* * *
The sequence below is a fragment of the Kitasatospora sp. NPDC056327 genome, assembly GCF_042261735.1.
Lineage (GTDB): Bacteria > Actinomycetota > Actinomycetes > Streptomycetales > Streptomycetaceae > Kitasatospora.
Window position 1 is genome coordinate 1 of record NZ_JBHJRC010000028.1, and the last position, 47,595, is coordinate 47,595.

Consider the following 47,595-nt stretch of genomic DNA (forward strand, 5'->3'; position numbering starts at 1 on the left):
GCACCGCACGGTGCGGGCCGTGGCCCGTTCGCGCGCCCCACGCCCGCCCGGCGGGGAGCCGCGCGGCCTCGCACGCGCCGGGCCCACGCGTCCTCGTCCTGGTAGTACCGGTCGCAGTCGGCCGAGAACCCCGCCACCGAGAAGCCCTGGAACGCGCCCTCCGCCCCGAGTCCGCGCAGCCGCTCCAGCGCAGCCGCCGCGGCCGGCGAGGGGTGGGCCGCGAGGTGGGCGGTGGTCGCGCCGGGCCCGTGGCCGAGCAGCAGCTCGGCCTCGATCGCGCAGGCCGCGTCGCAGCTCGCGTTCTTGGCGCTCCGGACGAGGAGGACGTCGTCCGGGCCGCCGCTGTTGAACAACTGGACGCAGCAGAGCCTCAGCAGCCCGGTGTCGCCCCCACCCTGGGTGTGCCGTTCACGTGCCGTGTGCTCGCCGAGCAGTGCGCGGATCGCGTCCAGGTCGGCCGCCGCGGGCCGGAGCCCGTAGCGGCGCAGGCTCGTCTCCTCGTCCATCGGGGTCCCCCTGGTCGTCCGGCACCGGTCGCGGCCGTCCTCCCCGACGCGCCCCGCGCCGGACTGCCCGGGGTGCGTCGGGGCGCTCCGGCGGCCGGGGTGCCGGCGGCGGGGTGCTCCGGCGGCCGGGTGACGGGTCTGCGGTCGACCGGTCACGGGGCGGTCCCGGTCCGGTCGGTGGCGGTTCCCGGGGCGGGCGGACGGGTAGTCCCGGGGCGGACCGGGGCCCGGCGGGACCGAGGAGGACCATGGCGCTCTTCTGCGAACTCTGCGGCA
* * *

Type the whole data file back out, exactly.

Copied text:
The sequence below is a fragment of the Kitasatospora sp. NPDC056327 genome, assembly GCF_042261735.1.
Lineage (GTDB): Bacteria > Actinomycetota > Actinomycetes > Streptomycetales > Streptomycetaceae > Kitasatospora.
Window position 1 is genome coordinate 1 of record NZ_JBHJRC010000028.1, and the last position, 47,595, is coordinate 47,595.

Consider the following 47,595-nt stretch of genomic DNA (forward strand, 5'->3'; position numbering starts at 1 on the left):
GCACCGCACGGTGCGGGCCGTGGCCCGTTCGCGCGCCCCACGCCCGCCCGGCGGGGAGCCGCGCGGCCTCGCACGCGCCGGGCCCACGCGTCCTCGTCCTGGTAGTACCGGTCGCAGTCGGCCGAGAACCCCGCCACCGAGAAGCCCTGGAACGCGCCCTCCGCCCCGAGTCCGCGCAGCCGCTCCAGCGCAGCCGCCGCGGCCGGCGAGGGGTGGGCCGCGAGGTGGGCGGTGGTCGCGCCGGGCCCGTGGCCGAGCAGCAGCTCGGCCTCGATCGCGCAGGCCGCGTCGCAGCTCGCGTTCTTGGCGCTCCGGACGAGGAGGACGTCGTCCGGGCCGCCGCTGTTGAACAACTGGACGCAGCAGAGCCTCAGCAGCCCGGTGTCGCCCCCACCCTGGGTGTGCCGTTCACGTGCCGTGTGCTCGCCGAGCAGTGCGCGGATCGCGTCCAGGTCGGCCGCCGCGGGCCGGAGCCCGTAGCGGCGCAGGCTCGTCTCCTCGTCCATCGGGGTCCCCCTGGTCGTCCGGCACCGGTCGCGGCCGTCCTCCCCGACGCGCCCCGCGCCGGACTGCCCGGGGTGCGTCGGGGCGCTCCGGCGGCCGGGGTGCCGGCGGCGGGGTGCTCCGGCGGCCGGGTGACGGGTCTGCGGTCGACCGGTCACGGGGCGGTCCCGGTCCGGTCGGTGGCGGTTCCCGGGGCGGGCGGACGGGTAGTCCCGGGGCGGACCGGGGCCCGGCGGGACCGAGGAGGACCATGGCGCTCTTCTGCGAACTCTGCGGCA